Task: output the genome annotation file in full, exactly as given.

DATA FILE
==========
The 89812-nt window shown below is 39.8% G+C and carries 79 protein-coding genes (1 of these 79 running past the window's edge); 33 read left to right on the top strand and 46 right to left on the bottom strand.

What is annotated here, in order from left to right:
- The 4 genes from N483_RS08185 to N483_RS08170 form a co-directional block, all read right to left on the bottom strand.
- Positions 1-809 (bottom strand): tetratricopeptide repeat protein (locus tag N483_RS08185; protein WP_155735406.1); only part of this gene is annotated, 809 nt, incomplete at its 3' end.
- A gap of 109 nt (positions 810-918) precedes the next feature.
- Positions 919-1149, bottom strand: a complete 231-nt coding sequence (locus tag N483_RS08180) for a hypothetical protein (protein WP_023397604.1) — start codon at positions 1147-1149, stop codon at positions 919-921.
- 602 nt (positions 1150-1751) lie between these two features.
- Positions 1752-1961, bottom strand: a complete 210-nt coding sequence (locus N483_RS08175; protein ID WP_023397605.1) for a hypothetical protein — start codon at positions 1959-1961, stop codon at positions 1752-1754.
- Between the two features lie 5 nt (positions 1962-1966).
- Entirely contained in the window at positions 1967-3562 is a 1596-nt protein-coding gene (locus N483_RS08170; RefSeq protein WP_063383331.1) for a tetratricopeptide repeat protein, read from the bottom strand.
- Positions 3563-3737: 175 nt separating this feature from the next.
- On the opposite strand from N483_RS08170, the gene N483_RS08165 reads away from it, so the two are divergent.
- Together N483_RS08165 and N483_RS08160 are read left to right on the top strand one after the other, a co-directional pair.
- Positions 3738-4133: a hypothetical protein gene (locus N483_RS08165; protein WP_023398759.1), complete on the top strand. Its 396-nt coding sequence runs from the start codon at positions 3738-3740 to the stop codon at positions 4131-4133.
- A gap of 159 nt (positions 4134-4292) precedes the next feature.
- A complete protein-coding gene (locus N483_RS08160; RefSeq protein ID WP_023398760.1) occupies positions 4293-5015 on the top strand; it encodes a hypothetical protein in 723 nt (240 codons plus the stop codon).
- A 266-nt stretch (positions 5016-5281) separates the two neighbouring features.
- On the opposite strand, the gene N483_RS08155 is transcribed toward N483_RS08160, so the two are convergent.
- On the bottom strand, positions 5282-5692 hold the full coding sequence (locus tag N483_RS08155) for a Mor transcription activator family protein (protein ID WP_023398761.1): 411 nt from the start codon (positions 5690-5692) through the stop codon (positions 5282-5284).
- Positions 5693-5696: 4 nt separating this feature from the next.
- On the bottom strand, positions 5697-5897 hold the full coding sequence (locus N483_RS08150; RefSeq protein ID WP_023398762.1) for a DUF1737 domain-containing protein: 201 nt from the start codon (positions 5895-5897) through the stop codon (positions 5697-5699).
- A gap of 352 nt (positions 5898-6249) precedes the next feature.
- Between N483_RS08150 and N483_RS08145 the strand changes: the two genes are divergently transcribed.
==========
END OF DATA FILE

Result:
The 89812-nt window shown below is 39.8% G+C and carries 79 protein-coding genes (1 of these 79 running past the window's edge); 33 read left to right on the top strand and 46 right to left on the bottom strand.

What is annotated here, in order from left to right:
- The 4 genes from N483_RS08185 to N483_RS08170 form a co-directional block, all read right to left on the bottom strand.
- Positions 1-809 (bottom strand): tetratricopeptide repeat protein (locus tag N483_RS08185; protein WP_155735406.1); only part of this gene is annotated, 809 nt, incomplete at its 3' end.
- A gap of 109 nt (positions 810-918) precedes the next feature.
- Positions 919-1149, bottom strand: a complete 231-nt coding sequence (locus tag N483_RS08180) for a hypothetical protein (protein WP_023397604.1) — start codon at positions 1147-1149, stop codon at positions 919-921.
- 602 nt (positions 1150-1751) lie between these two features.
- Positions 1752-1961, bottom strand: a complete 210-nt coding sequence (locus N483_RS08175; protein ID WP_023397605.1) for a hypothetical protein — start codon at positions 1959-1961, stop codon at positions 1752-1754.
- Between the two features lie 5 nt (positions 1962-1966).
- Entirely contained in the window at positions 1967-3562 is a 1596-nt protein-coding gene (locus N483_RS08170; RefSeq protein WP_063383331.1) for a tetratricopeptide repeat protein, read from the bottom strand.
- Positions 3563-3737: 175 nt separating this feature from the next.
- On the opposite strand from N483_RS08170, the gene N483_RS08165 reads away from it, so the two are divergent.
- Together N483_RS08165 and N483_RS08160 are read left to right on the top strand one after the other, a co-directional pair.
- Positions 3738-4133: a hypothetical protein gene (locus N483_RS08165; protein WP_023398759.1), complete on the top strand. Its 396-nt coding sequence runs from the start codon at positions 3738-3740 to the stop codon at positions 4131-4133.
- A gap of 159 nt (positions 4134-4292) precedes the next feature.
- A complete protein-coding gene (locus N483_RS08160; RefSeq protein ID WP_023398760.1) occupies positions 4293-5015 on the top strand; it encodes a hypothetical protein in 723 nt (240 codons plus the stop codon).
- A 266-nt stretch (positions 5016-5281) separates the two neighbouring features.
- On the opposite strand, the gene N483_RS08155 is transcribed toward N483_RS08160, so the two are convergent.
- On the bottom strand, positions 5282-5692 hold the full coding sequence (locus tag N483_RS08155) for a Mor transcription activator family protein (protein ID WP_023398761.1): 411 nt from the start codon (positions 5690-5692) through the stop codon (positions 5282-5284).
- Positions 5693-5696: 4 nt separating this feature from the next.
- On the bottom strand, positions 5697-5897 hold the full coding sequence (locus N483_RS08150; RefSeq protein ID WP_023398762.1) for a DUF1737 domain-containing protein: 201 nt from the start codon (positions 5895-5897) through the stop codon (positions 5697-5699).
- A gap of 352 nt (positions 5898-6249) precedes the next feature.
- Between N483_RS08150 and N483_RS08145 the strand changes: the two genes are divergently transcribed.